‘What do you think, Jankin? How do we know things?’
The features on Jankin’s face fought each other for an answer: ‘We know things from the scavenger…’
‘Just this…’ Jankin had news from the scavenger but Nicholas had heard it already and it had nothing to do with our knowledge of the world.
A vagabond had been seen in La Riole on several occasions – enough to conclude that he was sleeping hereabouts in some hole yet to be discovered. Idonia had seemed unconcerned when he told her. Nicholas had thought to protect her by giving warning but she too had already heard.
‘I have seen beggars before. We give them alms.’
‘We give them alms if they are honest, if they are old or sick or crippled. Not if they don’t want to work.’
It was no good thinking simply that one type of person was good or bad. Not everyone who sought charity was deserving of it. You had to distinguish the virtuous people who had done their best to support themselves but had fallen into poverty through mischance from those who had made no effort, who had chosen to be idle and who were linked to other miscreants. There was an underbelly to the city that nurtured thieves, cut throats, bawds and lepers and then spewed them out again into the alleys. The remedy was punishment and expulsion. This man must be caught and identified so that proper assessment could be made. The scavenger said he caught a glimpse on Sunday but lost the trail. He was a clever one.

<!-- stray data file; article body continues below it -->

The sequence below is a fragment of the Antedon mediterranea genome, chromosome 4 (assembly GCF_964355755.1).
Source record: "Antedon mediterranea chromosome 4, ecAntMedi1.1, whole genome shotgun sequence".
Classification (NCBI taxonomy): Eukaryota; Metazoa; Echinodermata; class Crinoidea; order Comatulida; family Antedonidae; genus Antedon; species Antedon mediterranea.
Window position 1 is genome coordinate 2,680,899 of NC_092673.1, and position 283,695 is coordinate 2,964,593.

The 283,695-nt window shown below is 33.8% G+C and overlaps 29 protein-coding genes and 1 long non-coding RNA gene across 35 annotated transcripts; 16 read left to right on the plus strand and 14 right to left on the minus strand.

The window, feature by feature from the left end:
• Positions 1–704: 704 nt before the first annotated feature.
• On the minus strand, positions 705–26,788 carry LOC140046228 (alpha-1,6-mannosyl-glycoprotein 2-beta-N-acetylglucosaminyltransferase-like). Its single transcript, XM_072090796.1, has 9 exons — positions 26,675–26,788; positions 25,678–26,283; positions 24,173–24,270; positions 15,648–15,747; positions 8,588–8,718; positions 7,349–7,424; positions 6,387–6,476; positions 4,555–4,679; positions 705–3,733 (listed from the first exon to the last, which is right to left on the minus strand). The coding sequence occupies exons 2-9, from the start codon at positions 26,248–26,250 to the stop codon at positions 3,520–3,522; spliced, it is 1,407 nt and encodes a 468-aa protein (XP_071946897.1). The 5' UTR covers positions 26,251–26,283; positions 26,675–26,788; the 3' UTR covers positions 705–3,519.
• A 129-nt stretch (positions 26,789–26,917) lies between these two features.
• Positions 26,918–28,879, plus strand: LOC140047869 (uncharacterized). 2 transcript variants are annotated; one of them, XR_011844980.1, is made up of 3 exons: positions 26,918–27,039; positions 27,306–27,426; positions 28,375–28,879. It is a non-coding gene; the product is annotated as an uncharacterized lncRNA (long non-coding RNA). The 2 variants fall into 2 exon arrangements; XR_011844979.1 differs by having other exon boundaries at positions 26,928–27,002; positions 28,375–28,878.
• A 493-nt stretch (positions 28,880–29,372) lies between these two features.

Nicholas stepped back into the house to gather what he needed for the day. Idonia was in the solar reading at the shelf under the window. Nicholas was hit in the eye by gold paint. The halo of the saint matched her beard and the ropes around her wrists, waist and ankles. Her long blue robe concealed her female form so that she stole a soft masculinity. But masculinity was what she fought against, for always in the world there were women praying to Saint Wilgefortis to take their husbands away.
Idonia raised her head from her book of saints and watched her husband chose items for his pouch. ‘Nichol, is your work so heavy now? Can you not give some of it away?’
‘I do. I have people helping me, as you know, but even between us there is too much.’
‘You have been out after dark three times this week and I have given up waiting and gone to bed alone.
‘It will be like this until I am elected mayor.’